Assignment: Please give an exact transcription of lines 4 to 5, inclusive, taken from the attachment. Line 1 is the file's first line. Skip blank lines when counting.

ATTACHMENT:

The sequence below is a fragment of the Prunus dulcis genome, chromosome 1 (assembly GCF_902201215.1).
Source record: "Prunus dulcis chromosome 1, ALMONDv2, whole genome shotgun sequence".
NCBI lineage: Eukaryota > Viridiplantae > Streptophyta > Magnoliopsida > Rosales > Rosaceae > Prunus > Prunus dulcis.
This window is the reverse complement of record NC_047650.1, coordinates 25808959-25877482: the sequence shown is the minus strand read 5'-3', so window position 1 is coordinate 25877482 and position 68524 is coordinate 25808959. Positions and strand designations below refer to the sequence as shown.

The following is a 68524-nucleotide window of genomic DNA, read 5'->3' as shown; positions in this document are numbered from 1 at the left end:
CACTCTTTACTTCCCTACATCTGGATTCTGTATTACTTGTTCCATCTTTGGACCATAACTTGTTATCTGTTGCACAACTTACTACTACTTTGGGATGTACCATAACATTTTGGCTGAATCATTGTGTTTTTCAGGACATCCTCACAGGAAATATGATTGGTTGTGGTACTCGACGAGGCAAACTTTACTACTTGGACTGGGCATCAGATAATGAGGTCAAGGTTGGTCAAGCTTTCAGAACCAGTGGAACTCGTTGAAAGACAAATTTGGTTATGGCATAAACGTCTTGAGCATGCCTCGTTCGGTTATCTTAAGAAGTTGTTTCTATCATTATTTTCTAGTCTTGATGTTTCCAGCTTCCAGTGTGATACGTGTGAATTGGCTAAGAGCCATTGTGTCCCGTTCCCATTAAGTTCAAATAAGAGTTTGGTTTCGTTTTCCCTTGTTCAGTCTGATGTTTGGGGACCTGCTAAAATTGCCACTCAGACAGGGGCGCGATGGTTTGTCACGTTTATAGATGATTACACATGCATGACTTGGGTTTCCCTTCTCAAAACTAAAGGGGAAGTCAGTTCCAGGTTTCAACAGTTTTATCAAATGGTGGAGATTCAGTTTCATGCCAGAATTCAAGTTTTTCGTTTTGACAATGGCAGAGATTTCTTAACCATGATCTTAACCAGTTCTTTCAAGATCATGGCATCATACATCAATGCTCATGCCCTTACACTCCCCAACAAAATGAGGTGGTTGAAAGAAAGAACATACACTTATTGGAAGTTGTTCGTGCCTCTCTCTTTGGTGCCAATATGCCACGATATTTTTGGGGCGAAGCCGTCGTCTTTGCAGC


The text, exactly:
This window is the reverse complement of record NC_047650.1, coordinates 25808959-25877482: the sequence shown is the minus strand read 5'-3', so window position 1 is coordinate 25877482 and position 68524 is coordinate 25808959. Positions and strand designations below refer to the sequence as shown.

The following is a 68524-nucleotide window of genomic DNA, read 5'->3' as shown; positions in this document are numbered from 1 at the left end: